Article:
The 18-month study will draw together existing research exploring what family carers have found helpful and supportive when they are taught to care for people with cancer and other life-threatening illnesses. The aim is to develop a fuller and more extensive understanding of carers’ views, enabling better planning and teaching of future education programmes.
Family carers play a significant and important role in ensuring that people at the end of their life can be cared for in their own home
Dr Kate Flemming
Principal Investigator Dr Kate Flemming, from the University’s Department of Health Sciences, said: “Family carers play a significant and important role in ensuring that people at the end of their life can be cared for in their own home. Carers often need to develop new skills such as how to provide physical care, how to manage symptoms such as pain or breathlessness, in addition to maintaining a balance between their own needs and those of the person they are caring for in order to remain well.”
Several different ways of helping carers with their role have been devised and feedback has been collected. For the first time, researchers from the University’s Department of Health Sciences will draw this qualitative research together in a systematic review, allowing conclusions to be reached about what works best.
Dr Flemming said: “By systematically drawing together qualitative research exploring carers’ views about how they are taught to care for people at the end of their lives, we can help develop a more extensive understanding of these views, enabling improvements in the way education for carers is planned and taught in the future.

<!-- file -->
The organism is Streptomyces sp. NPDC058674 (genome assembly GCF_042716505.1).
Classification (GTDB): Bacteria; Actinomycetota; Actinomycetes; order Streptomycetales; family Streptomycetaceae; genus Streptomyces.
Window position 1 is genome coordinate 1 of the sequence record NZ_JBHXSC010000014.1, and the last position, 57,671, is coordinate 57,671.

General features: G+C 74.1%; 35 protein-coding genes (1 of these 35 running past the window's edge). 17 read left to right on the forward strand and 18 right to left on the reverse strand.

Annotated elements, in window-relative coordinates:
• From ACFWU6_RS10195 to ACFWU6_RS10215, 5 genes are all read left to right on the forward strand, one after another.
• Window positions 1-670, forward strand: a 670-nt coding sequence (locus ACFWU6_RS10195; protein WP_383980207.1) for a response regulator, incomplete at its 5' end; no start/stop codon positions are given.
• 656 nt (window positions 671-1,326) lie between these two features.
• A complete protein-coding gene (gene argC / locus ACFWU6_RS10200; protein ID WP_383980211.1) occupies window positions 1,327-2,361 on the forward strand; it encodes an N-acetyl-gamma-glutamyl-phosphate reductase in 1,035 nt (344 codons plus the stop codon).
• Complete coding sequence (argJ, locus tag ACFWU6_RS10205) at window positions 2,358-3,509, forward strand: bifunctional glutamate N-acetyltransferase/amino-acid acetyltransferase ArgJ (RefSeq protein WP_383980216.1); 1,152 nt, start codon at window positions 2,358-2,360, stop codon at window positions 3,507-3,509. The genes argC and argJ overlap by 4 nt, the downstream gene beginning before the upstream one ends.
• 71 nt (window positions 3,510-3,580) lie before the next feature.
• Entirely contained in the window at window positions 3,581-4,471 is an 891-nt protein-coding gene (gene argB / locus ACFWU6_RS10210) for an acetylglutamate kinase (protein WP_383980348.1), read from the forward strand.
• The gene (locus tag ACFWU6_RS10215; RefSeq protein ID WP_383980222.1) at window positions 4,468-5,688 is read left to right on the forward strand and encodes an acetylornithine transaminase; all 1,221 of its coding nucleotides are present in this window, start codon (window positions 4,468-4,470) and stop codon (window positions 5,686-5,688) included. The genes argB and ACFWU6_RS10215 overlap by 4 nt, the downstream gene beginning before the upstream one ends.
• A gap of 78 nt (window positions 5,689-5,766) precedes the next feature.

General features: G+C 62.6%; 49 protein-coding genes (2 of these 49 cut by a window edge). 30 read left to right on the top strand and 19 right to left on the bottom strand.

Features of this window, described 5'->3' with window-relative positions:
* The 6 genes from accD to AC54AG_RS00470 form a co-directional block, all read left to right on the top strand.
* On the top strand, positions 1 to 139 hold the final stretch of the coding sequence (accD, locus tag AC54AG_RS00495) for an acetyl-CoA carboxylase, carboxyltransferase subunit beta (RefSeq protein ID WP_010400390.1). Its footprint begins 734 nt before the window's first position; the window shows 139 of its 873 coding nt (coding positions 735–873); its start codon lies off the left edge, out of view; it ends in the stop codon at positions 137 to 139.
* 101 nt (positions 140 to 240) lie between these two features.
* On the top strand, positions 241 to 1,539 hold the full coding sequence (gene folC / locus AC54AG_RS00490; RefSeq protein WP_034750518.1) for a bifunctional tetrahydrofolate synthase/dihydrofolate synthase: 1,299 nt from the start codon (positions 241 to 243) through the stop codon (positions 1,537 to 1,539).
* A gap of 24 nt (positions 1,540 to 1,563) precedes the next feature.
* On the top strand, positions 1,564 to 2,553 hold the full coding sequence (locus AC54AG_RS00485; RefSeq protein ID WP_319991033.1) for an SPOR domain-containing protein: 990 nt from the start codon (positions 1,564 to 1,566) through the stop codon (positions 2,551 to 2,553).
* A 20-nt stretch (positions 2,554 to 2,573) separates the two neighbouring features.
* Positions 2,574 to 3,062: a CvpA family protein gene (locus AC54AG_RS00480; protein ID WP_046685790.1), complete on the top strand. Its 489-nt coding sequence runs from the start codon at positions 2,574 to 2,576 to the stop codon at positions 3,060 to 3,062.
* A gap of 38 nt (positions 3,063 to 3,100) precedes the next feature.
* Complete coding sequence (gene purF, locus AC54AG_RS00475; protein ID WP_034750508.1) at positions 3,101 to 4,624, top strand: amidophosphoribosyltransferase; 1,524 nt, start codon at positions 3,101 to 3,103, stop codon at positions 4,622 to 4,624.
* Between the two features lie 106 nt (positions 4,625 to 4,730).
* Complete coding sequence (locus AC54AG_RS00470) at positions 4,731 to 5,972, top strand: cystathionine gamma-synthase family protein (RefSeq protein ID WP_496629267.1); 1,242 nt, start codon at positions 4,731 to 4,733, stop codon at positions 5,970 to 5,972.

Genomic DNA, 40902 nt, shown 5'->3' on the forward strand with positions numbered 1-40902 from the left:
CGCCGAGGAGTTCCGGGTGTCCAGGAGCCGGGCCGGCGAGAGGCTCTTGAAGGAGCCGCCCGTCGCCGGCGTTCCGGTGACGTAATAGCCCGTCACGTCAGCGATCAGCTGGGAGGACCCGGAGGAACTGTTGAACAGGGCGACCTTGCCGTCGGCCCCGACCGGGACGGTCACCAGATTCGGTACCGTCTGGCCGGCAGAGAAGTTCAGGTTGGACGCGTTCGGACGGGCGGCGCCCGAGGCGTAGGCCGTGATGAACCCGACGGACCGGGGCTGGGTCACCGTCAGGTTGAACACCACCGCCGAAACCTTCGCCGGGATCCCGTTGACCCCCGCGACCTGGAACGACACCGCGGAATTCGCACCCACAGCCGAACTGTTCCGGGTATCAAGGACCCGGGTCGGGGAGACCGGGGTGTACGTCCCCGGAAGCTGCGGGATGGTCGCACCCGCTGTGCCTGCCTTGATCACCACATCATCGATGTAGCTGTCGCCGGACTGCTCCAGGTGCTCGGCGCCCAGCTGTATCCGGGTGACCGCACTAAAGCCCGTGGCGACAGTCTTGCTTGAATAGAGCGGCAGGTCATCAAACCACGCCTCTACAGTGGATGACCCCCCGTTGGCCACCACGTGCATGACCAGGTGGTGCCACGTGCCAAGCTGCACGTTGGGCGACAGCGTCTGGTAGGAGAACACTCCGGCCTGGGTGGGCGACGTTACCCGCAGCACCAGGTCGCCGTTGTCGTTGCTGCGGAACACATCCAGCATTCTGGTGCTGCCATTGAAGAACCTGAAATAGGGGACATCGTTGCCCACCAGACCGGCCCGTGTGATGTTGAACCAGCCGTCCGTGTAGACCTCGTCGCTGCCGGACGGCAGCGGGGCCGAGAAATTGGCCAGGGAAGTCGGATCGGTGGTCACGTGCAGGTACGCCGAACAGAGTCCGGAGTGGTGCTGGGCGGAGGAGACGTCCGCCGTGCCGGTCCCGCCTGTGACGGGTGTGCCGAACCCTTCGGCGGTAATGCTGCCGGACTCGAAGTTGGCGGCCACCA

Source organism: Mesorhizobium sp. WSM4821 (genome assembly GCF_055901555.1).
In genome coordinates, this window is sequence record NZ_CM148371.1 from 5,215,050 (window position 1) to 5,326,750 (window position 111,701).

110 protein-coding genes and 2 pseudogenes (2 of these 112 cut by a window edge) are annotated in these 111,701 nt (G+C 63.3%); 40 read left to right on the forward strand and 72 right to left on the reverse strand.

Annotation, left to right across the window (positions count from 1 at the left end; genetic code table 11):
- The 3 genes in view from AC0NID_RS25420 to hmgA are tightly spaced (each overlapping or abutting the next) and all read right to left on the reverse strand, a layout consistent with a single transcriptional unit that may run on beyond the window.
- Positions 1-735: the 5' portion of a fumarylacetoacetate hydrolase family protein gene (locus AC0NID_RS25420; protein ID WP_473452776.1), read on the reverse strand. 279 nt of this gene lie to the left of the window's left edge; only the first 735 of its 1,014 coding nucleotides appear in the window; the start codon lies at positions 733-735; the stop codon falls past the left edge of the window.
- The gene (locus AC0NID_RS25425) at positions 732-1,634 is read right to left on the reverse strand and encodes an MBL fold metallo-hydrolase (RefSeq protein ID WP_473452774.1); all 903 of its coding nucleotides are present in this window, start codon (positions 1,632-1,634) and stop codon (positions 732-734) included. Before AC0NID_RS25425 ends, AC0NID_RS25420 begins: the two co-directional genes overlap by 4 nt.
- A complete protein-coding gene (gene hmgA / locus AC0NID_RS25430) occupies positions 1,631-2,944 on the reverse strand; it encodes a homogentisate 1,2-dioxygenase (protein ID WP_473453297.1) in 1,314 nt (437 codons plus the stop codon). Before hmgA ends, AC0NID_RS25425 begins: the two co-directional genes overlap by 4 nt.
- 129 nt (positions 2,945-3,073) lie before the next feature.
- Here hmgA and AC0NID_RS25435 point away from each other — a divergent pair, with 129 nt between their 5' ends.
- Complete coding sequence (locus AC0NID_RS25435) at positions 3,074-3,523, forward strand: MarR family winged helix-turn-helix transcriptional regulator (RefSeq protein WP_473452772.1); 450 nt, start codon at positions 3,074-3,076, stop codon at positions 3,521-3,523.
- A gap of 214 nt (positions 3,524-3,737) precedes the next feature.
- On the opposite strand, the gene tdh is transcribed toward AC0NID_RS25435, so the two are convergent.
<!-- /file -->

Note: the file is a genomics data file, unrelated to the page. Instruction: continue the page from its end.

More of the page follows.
“This in turn, will ensure the most appropriate care is available for the patient who is ill, in addition to ensuring policy and practice can best support the needs of all members of the family involved in end-of-life care.”
The study team includes a carer and a nurse consultant in palliative care, as well as researchers from the University’s Department of Health Sciences.
It is one of five new research projects to receive funding from the joint programme set up by Marie Curie Cancer Care and Dimbleby Cancer Care. Applications to the research fund were invited from research teams around two end-of-life carer-focused areas where there is little existing knowledge. These included the demographic characteristics and personal circumstances of unpaid carers; and educational interventions to help support carers gain the practical and nursing skills they need to care for loved ones at home.
Notes to editors:
- The research team from the University of York’s Department of Health Sciences includes Dr Kate Flemming, Professor Ian Watt and Professor Karl Atkin. For further information on the University’s Department of Health Sciences visit www.york.ac.uk/healthsciences
- Marie Curie Cancer Care is one of the UK’s largest charities. Employing more than 2,700 nurses, doctors and other healthcare professionals, it provided care to more than 31,000 terminally ill patients in the community and in its nine hospices last year and is the largest provider of hospice beds outside the NHS. The charity also supports palliative and end of life care research through its project grant funding streams, the Marie Curie Cancer Care Research Programme (administered by Cancer Research UK) and the Dimbleby Marie Curie Cancer Care Research Fund. It also provides core funding for three palliative care research facilities around the UK.
- Dimbleby Cancer Care provides support for people with cancer and for their families and carers. It does this through the Dimbleby Cancer Care Information and Support Centres at Guy’s and St Thomas’ Hospitals; and through the Dimbleby Cancer Care Research Fund which is among the largest UK funders of research into the care and support needs of people affected by cancer.
- Further information on the new Dimbleby Marie Curie Cancer Care Research Fund projects can be found here